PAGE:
Olympic Plaza, Calgary Alberta

Olympic Plaza, Calgary Alberta, jmeyersforeman

Olympic Plaza, Calgary Alberta, jmeyersforeman 

Visiting my home town over the last couple of weeks has been great. Visiting family and friends of course the best part, but I have also had a chance to play tourist and see some of the city where previously I was too busy with work to see and enjoy. The Olympic Plaza just one the great gathering places downtown. It was built and used for the medal presentations when Calgary hosted the 1988 Olympic Games, and is now used for festivals and events. the pool is drained and bands play on the stage, there is square dancing during the Stampede, and during the winter the water is frozen and we can ice skate there. 

I used a fish-eye lens to capture as much of the skyline as possible, most of the high rise office towers in Calgary’s downtown core are to the west of the Olympic Plaza so we get a peek at the great Alberta sky, as well as the new Bow Building on the left side of the frame. The Bow Building is currently the tallest building.  

For the photographers who read the blog, to process the image I used Camera Raw, Lens Correction, Manual, it does an amazing job fixing lens perspective, and straightening lines. I was surprised! I also increased clarity and vibrance, and burned a little more detail into the clouds, but the work on it was very minor. 


 

 

The view from inside Wonderland at the Bow Building; Calgary Alberta

From the inside of Wonderland looking out at Calgary Alberta

From the inside of Wonderland looking out at Calgary Alberta 

Playing tourist in my own home town I am finally finding time to see some of the wonderful art on the streets of Calgary Alberta. 

 

Cottage Country, dipping my toes in the water

Cottage country, dipping my toes in the water

Cottage country, dipping my toes in the water: copyright jmeyersforeman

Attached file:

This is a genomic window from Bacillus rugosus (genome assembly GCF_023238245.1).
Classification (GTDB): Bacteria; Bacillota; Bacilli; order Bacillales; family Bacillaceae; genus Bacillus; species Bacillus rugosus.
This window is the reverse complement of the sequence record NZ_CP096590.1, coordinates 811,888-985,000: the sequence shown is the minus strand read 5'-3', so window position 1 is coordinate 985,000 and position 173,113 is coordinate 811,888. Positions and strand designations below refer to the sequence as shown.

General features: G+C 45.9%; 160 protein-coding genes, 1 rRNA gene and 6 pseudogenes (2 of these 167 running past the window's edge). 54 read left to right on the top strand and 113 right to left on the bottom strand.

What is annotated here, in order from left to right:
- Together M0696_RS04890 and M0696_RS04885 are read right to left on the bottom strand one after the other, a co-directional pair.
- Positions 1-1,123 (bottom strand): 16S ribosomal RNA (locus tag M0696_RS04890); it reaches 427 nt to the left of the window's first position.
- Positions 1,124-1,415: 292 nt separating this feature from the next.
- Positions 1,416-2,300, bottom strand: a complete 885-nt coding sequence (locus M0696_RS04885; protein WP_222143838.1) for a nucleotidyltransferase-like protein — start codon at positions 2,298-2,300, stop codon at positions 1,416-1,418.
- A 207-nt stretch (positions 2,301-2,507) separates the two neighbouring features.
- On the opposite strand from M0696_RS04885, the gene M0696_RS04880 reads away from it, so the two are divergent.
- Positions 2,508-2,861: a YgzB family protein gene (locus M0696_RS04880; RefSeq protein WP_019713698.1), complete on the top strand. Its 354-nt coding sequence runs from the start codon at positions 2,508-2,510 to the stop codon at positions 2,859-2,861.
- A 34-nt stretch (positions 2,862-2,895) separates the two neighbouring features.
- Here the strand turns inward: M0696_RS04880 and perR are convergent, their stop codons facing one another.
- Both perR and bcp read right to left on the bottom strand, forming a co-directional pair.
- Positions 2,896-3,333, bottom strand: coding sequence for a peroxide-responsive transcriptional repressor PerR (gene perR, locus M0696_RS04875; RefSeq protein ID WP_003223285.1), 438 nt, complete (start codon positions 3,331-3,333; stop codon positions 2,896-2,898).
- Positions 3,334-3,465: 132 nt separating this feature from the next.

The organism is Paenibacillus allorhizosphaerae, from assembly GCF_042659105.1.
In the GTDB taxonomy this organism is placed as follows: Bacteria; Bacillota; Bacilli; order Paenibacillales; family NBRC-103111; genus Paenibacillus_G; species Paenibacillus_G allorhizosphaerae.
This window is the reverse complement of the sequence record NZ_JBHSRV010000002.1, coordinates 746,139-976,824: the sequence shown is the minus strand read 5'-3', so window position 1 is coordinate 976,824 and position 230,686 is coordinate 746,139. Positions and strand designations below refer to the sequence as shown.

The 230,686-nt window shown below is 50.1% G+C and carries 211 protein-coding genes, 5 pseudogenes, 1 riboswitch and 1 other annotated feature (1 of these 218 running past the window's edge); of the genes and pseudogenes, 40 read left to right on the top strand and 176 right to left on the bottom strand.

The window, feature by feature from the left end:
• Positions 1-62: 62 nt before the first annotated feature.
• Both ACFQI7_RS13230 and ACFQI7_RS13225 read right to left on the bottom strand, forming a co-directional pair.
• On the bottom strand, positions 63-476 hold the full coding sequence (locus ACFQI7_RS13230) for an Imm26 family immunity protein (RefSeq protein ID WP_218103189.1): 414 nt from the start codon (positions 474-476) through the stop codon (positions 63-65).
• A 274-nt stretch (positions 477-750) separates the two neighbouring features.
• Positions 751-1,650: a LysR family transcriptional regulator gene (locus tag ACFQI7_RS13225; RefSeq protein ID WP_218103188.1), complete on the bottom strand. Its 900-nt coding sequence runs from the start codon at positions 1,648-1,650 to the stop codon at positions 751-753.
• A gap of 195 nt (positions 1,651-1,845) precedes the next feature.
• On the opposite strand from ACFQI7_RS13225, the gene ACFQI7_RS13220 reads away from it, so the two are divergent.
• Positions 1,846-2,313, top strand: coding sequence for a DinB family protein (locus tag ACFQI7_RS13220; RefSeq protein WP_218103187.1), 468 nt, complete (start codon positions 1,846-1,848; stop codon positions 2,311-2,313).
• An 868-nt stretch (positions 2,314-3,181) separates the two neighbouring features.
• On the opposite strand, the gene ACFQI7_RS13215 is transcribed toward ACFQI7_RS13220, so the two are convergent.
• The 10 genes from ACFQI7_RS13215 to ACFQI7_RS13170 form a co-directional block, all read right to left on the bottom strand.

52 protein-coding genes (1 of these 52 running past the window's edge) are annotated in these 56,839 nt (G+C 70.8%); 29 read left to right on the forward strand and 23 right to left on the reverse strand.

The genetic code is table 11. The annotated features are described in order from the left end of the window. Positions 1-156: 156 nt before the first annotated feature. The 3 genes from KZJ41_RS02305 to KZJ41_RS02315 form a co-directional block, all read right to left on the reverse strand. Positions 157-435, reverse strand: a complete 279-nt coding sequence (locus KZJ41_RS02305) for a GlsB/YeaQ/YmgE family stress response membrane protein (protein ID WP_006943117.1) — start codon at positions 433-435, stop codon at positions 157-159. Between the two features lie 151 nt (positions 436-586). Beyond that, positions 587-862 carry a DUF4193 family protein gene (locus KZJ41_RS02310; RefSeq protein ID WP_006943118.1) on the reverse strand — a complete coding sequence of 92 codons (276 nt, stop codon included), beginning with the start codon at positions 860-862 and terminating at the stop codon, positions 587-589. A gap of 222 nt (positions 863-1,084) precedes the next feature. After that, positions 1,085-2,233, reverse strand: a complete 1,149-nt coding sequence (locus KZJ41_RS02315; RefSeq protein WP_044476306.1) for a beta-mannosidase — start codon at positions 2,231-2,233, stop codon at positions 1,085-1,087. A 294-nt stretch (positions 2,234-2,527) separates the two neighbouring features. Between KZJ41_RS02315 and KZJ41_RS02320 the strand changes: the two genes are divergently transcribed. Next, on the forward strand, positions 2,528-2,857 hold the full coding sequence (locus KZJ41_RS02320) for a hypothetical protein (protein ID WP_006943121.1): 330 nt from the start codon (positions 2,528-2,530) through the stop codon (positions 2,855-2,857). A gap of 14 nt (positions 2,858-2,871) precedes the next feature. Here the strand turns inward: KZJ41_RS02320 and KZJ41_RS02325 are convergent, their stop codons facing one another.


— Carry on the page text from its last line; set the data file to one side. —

We have been in Calgary for a few days, visiting with friends and family, but I wanted to share a few more images of our time in cottage country, Ontario.

Growing up in Saskatchewan we as a family did not head to the lake for weekends or holidays, and while I love to sit beside the water, and it doesn’t matter if it is a lake, seaside or ocean or even a pool,  I am not to likely to get much more than my toes wet! Sitting up at the end of the dock with a cup of coffee or glass of wine, feet dangling in the water is wonderfully relaxing. The view so peaceful, the air so fresh, and the world so quiet I can understand why so many people are drawn to cottage country. 

Monochrome Madness; The Thames River in Infrared Black and White

Thames River, United Kingdom, infrared image.

River Thames; copyright jmeyersforeman

My cousin’s in England live in the area of Reading, and while we were out touring the countryside visiting several little towns and enjoying the sites we crossed the River Thames several times. We found several pretty views, as we crossed bridges and walked in the parks. It seems like it would be a lovely peaceful way to spend a couple of weeks during the lazy days of summer, provided the weather was sunny.

I haven’t been doing a lot of black and white images lately, but I wanted to participate in Leanne Cole‘s a weekly blog post of Monochrome Madness.  Photographers from around the world submit their favourite monochrome image for the week. I recommend you head over to her site if you are interested in seeing more monochrome images.

For this image I used Nik Color Efex Pro 4, Infrared black and white to process the image. I like using the Nik Software, there is a lot of presets, but each preset has many ways to customize the affect to one that best suits the photograph. For this image I was able to adjust the highlight and shadow sliders, preserving detail in the image that had been eliminated with the original present and I was able to achieve that dreamy feel of a quiet afternoon landscape.

Horse Racing on the turf at Woodbine

Horse racing on the turf at Woodbine; copyright jmeyersforeman

Horse racing on the turf at Woodbine; copyright jmeyersforeman 

Sitting at the racetrack, so much going on, so much to look at, to watch and enjoy. People scrutinizing the racing programs, carefully examining the statistics of each horse in the race trying to pick a winner, and how much to bet? Do you bet the favourite,  a sure thing, safe money, or do you play a hunch, or bet against the odds and pick a horse that has a chance “with a little luck, and the right jockey” to make some big money?!

Some horse lovers and racing enthusiasts will head out to the warm-up ring for a closer look, watching how the beautiful well-trained animals. Will the colour of the horse, the way it is walking, the choice of jockey affect the final decision of a bet? Some people watch the TV’s screens scattered around the club house, watching races that are happening at other tracks, or analysts discuss the horses, jockeys, track conditions, and trainers.